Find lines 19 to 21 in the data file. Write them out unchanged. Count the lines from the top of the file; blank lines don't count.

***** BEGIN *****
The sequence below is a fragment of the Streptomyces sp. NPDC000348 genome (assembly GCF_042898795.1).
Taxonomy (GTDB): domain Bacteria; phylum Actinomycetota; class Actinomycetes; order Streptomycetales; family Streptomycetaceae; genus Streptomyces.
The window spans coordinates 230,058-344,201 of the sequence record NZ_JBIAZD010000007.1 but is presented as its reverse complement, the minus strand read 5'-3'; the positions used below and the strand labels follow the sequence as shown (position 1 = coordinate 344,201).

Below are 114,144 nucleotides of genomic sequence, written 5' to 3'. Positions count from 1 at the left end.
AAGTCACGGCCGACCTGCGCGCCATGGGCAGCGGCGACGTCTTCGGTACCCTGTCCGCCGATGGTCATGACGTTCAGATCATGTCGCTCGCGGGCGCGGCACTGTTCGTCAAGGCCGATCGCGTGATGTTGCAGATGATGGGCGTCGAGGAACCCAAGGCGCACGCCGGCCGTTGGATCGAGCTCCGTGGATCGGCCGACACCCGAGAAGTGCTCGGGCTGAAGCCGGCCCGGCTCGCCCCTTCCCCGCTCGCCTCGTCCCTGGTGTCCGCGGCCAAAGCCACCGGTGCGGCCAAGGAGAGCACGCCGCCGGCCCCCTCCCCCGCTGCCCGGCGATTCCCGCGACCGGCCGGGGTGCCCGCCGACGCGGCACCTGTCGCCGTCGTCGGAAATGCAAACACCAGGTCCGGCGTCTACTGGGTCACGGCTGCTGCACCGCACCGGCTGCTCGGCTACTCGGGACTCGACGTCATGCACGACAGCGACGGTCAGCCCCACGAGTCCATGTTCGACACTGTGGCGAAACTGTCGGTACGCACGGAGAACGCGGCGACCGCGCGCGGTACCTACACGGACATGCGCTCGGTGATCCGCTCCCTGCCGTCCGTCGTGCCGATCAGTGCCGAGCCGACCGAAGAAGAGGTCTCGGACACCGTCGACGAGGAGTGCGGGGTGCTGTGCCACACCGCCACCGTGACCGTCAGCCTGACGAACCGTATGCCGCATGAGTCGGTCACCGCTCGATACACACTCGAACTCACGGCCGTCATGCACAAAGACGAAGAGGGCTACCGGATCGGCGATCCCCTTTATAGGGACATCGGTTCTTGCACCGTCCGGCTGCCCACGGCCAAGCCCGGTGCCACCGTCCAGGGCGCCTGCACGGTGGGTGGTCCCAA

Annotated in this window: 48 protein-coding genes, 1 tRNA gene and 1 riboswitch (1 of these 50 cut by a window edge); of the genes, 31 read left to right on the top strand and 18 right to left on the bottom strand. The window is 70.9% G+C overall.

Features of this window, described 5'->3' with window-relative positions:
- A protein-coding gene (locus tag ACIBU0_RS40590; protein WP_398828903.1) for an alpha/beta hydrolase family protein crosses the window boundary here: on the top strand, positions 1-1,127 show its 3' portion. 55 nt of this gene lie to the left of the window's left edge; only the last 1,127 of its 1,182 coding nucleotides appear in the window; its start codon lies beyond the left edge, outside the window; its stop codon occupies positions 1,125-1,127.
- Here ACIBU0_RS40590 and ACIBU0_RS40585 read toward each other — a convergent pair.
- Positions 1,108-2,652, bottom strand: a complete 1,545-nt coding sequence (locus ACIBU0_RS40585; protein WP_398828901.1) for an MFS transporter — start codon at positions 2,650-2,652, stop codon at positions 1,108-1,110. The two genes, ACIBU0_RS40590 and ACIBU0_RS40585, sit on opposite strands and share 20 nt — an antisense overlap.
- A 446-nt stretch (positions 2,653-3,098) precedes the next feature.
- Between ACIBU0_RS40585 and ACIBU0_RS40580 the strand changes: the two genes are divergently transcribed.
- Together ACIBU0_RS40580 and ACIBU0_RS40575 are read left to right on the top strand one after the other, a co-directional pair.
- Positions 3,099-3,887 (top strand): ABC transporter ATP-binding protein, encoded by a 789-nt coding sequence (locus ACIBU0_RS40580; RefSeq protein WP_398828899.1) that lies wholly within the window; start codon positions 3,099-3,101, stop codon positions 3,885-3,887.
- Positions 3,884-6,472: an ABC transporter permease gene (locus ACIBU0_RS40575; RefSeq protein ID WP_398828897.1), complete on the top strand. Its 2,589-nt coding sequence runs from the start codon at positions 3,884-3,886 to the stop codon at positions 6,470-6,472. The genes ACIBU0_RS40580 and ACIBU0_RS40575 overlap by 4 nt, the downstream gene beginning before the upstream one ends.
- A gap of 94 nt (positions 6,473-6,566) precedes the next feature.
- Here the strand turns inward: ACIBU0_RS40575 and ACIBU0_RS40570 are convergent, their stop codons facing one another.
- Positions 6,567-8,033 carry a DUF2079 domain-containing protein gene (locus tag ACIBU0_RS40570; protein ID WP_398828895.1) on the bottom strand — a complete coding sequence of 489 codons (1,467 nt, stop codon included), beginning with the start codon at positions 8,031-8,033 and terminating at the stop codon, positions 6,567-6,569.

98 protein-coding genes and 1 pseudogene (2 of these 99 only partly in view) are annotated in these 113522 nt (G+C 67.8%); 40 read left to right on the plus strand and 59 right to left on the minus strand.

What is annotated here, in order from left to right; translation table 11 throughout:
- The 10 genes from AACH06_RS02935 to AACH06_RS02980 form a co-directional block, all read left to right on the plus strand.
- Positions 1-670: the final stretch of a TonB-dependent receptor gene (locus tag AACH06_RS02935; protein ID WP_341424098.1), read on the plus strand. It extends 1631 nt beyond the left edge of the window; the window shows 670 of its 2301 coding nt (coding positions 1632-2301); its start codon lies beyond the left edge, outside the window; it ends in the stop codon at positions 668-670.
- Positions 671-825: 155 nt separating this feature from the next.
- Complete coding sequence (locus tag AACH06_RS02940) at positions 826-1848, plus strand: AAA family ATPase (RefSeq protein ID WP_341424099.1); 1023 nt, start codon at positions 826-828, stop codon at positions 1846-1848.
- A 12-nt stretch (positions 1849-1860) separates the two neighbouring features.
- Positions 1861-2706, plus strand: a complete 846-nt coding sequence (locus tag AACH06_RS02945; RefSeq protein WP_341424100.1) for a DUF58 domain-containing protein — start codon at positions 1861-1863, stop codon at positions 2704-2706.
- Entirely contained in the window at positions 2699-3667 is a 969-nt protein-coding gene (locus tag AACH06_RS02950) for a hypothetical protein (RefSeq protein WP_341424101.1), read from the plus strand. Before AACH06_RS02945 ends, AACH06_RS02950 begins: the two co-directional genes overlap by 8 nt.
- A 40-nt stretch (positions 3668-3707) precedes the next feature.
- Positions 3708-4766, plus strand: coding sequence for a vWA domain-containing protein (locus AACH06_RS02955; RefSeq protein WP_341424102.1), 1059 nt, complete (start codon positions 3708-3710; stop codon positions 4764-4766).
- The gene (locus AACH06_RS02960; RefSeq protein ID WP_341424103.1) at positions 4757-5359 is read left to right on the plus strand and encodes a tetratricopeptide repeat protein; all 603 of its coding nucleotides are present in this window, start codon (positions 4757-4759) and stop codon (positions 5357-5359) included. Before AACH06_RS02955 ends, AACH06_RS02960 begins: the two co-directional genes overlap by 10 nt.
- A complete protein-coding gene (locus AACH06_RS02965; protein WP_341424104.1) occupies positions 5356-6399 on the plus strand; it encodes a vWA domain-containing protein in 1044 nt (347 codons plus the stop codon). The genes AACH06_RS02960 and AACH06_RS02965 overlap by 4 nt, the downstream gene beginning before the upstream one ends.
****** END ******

98 protein-coding genes and 1 pseudogene (2 of these 99 only partly in view) are annotated in these 113522 nt (G+C 67.8%); 40 read left to right on the plus strand and 59 right to left on the minus strand.

What is annotated here, in order from left to right; translation table 11 throughout:
- The 10 genes from AACH06_RS02935 to AACH06_RS02980 form a co-directional block, all read left to right on the plus strand.